Two Dalit men were arrested on Thursday for asking permission to wave black flags during the visit of Prime Minister Narendra Modi to the Banaras Hindu University on 22 February, reports The Indian Express.
The two men have been charged with breaching the peace. The whatthefuckery is astounding — two men, meeting a magistrate to ask permission to protest, which is what the law requires them to do, breached the peace?
I was one of those who in August 2011 watched, entranced, as Arun Jaitley lit up the Rajya Sabha with a take-no-prisoners speech denouncing the arrogance of the Manmohan Singh government, and took a stand for the right of every citizen to protest, to dissent.
Watch, from 7.50 on — and follow along with the text, below:
You have unleashed a new political idiom against the critics of this government. On one hand you send ministers to receive Baba Ramdev, you formed a drafting committee with Anna Hazare and his team, and then in the middle of the night you unleash them with lathis. You follow the police power approach to solve a political problem.
What is the kind of idiom that we are seeing in the last few days? Political spokesmen are being used literally as hitmen. That is the new role they have put on. You pick up those crusading for probity in public life and unleash a series of political abuses on them. You start making allegations against them. Is that the level to which you have brought the level of political debate in this country? And then you stand up and cry before five editors with a sense of helplessness and say, these are compulsions of political alliances and coalitions, that I am unable to take action. Is that the answer you have to political corruption?
Smugness, Mr Prime Minister, which has become a character of this government, arrogance of power which has become a character of this government, is not the methodology by which corruption can be fought.
Power is not immortal. The more arrogant you are, the earlier it disappears. Please bear that in mind. And therefore, when the question which is to be posed today, the first question before you that the whole country is asking, and we in the opposition today ask you is, does the government have the political will to fight corruption? If you decide that the answer is in the affirmative, it is only then that you can get the confidence of the nation back.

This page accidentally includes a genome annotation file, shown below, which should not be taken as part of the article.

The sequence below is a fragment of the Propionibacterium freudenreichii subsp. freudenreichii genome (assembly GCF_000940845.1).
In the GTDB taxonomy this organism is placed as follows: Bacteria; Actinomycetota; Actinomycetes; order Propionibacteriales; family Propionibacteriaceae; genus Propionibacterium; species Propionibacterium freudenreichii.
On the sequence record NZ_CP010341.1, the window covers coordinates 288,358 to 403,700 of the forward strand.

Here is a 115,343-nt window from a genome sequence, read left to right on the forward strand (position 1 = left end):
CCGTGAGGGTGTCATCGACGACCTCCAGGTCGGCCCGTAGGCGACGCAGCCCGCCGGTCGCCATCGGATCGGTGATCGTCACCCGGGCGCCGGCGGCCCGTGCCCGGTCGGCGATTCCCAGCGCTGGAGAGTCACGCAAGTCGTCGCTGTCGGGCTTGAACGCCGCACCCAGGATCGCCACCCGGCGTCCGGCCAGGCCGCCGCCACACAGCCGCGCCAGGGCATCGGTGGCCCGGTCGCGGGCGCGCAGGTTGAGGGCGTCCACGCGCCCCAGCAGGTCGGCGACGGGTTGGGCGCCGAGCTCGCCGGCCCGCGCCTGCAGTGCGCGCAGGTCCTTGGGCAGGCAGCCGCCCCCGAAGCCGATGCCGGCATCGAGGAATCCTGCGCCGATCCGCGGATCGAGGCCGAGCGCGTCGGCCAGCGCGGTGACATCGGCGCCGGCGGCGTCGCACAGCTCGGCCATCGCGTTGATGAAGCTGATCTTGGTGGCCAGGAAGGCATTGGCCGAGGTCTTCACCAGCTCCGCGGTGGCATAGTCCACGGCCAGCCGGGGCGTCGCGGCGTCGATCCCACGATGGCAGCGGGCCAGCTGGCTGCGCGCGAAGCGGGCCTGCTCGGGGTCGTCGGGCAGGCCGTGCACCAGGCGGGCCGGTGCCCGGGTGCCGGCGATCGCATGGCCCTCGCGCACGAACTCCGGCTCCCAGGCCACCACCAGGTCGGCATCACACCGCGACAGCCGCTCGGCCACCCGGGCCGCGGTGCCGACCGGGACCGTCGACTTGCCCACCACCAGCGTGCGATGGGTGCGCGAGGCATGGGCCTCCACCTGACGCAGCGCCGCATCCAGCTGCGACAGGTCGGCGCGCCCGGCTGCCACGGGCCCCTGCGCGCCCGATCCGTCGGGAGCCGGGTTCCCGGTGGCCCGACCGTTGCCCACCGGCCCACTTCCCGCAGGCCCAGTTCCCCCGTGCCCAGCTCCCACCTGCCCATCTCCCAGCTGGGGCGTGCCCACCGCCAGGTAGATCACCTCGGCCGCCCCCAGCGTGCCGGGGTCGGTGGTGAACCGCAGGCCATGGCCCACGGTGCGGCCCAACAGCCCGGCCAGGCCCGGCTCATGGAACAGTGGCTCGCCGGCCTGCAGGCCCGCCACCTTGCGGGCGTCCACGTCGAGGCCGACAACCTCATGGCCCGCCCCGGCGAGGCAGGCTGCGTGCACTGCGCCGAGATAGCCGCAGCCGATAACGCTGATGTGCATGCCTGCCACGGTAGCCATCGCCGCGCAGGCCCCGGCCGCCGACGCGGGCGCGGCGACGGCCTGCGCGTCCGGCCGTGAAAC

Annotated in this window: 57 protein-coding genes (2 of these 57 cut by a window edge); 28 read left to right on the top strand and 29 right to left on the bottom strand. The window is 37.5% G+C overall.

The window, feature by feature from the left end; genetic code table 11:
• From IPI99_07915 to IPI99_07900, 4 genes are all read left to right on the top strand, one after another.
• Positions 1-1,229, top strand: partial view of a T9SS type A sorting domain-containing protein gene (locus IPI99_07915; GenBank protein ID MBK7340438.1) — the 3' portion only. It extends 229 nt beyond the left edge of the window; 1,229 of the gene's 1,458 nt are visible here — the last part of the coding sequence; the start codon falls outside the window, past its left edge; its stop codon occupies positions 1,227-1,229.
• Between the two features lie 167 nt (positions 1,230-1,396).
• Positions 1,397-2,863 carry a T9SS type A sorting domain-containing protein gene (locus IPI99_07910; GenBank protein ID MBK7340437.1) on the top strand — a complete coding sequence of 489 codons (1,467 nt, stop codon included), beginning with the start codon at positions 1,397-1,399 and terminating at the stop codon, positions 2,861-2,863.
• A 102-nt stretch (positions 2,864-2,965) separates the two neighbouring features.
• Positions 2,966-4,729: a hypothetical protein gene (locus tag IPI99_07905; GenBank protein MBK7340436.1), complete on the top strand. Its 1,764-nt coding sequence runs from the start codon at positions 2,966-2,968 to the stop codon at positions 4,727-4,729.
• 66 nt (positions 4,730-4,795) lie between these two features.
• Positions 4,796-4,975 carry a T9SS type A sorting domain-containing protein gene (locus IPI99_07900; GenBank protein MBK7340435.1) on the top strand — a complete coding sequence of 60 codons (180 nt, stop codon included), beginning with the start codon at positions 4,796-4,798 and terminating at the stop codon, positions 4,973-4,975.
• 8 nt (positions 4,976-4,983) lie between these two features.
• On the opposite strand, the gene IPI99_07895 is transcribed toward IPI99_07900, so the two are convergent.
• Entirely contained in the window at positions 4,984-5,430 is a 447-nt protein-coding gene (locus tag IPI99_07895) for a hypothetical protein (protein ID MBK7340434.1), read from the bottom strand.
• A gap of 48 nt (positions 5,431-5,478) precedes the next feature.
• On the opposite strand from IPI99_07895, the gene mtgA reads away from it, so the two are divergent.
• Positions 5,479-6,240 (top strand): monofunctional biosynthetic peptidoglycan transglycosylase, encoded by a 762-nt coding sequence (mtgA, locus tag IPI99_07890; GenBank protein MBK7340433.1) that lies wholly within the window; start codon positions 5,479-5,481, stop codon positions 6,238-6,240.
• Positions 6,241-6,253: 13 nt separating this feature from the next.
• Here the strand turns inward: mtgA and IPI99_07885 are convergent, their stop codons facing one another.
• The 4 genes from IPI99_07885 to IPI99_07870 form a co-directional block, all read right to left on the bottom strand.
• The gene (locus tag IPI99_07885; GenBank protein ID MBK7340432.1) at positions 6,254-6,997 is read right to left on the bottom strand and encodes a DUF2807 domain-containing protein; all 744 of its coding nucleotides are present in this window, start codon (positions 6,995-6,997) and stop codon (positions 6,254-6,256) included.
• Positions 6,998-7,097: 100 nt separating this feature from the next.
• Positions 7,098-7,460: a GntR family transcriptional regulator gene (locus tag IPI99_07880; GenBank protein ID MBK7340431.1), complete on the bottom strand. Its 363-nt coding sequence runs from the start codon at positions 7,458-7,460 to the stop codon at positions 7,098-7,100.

The second question, and that is the question the entire opposition puts to you, the civil society is putting to you – they are not saying they will substitute this parliament and draft the laws. But then, all that they are saying and we are saying is, dissent… (interruptions)… all that they are saying is, and all that we are reaffirming is, they have a right to put their point of view across.
Members of civil society, or any citizens’ groups, or any citizen of this country, has the right to campaign for his views, he has the right to crusade for his views. We are entitled to tell him how much we agree with him and how much we cannot accommodate him. That is a part of the democratic discourse. But they have the right to put that viewpoint across, and as a part of that right to put their viewpoint across, they have a right to protest, they have a right to dissent. And it is this right to protest, and this right to dissent, which your government is trying to strangle, and we are all here to oppose that.
The points make themselves, so I’ll leave this here. Isn’t it strange, though, that what we oppose when we are out of power becomes the precise thing we morph into, when power finds us?